MacAlpine Hills 88104 and 88105 are new lunar meteorites returned from Antarctica by the 1988-1989 US meteorite collection team. The two specimens were found in nearby locations and, based on field and laboratory evidence, are thought to be pieces of the same meteorite. MAC88105 is the largest lunar meteorite yet found (662g). MAC88104/5 is an anorthositic breccia consisting of numerous small clasts in a glassy matrix. An origin on the Moon is supported by the mineral, bulk, and oxygen isotope compositions. A consortium of twenty research groups has studied these meteorites. Samples were prepared at the NASA Johnson Space Center meteorite processing laboratory. Details of consortium plans and allocations are documented herein. A summary list of lunar meteorites and an overview of consortium research is presented. Discussions in this and the following consortium papers involve the issue of paired meteorites and paired ejecta, and what new information about the nature and evolution of the lunar crust is provided by the lunar meteorites. © 1991.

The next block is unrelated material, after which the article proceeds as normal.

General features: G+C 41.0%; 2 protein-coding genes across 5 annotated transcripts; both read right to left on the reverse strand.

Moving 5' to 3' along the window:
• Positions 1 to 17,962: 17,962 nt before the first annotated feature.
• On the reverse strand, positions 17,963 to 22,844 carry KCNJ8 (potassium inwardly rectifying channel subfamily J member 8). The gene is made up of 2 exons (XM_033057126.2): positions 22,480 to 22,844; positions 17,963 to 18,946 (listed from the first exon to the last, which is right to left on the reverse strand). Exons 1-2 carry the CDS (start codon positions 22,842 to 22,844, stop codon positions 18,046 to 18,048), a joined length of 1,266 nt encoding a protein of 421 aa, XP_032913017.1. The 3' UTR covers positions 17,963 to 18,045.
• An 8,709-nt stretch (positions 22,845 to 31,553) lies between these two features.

Lindstrom, M. M., Schwarz, C., Score, R., & Masons, B. (1991). MacAlpine Hills 88104 and 88105 lunar highland meteorites: General description and consortium overview. Geochimica et Cosmochimica Acta, 55(11), 2999–3007. https://doi.org/10.1016/0016-7037(91)90468-K